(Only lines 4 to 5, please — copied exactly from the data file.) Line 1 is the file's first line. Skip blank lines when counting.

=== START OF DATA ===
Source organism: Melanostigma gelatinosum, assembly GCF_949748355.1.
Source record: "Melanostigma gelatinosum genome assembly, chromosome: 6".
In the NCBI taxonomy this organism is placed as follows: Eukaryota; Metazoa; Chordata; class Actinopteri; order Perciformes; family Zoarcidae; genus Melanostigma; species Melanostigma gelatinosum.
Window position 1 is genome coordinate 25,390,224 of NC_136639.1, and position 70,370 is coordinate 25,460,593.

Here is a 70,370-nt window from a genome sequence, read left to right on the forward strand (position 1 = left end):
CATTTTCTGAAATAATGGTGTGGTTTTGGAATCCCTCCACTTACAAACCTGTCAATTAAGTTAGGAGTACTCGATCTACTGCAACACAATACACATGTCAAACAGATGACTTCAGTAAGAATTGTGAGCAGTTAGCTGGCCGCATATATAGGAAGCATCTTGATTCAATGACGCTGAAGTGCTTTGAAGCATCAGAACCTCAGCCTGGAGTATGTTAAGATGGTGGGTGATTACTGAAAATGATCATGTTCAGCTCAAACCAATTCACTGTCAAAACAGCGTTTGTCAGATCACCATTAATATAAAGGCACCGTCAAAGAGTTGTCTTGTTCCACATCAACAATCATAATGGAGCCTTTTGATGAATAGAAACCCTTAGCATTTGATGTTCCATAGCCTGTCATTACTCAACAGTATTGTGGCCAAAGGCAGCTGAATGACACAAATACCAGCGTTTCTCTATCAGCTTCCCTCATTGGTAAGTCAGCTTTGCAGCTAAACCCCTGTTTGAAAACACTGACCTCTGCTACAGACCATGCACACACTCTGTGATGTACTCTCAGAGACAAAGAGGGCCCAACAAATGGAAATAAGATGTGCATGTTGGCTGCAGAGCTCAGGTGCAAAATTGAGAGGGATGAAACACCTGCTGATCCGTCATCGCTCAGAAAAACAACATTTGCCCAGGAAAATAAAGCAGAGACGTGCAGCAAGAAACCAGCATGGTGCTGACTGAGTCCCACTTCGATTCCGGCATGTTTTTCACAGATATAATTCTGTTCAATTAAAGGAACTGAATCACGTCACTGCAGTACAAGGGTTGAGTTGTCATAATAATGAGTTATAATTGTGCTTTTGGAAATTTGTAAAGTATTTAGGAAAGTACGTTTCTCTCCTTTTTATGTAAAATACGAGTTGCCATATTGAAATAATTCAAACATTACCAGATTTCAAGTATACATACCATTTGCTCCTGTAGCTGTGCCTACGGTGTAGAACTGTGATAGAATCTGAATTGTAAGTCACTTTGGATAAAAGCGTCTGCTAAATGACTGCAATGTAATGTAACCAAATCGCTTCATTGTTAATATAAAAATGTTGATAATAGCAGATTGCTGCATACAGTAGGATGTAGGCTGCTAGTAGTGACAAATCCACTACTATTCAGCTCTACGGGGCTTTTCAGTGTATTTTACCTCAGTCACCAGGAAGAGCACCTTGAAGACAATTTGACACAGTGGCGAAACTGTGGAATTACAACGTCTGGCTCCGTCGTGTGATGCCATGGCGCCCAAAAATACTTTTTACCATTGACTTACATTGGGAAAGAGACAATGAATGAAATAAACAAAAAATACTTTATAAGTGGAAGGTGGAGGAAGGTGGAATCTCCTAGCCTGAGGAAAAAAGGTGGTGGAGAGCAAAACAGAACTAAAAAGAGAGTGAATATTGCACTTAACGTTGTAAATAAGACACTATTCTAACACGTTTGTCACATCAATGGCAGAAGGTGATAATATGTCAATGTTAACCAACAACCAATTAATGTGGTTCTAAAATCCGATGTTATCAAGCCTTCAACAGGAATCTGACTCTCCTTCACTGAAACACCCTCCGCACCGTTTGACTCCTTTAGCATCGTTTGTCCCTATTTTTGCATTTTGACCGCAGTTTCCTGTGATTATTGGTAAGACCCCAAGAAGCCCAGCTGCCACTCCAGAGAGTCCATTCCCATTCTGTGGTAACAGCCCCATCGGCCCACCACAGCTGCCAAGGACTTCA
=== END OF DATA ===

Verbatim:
Window position 1 is genome coordinate 25,390,224 of NC_136639.1, and position 70,370 is coordinate 25,460,593.

Here is a 70,370-nt window from a genome sequence, read left to right on the forward strand (position 1 = left end):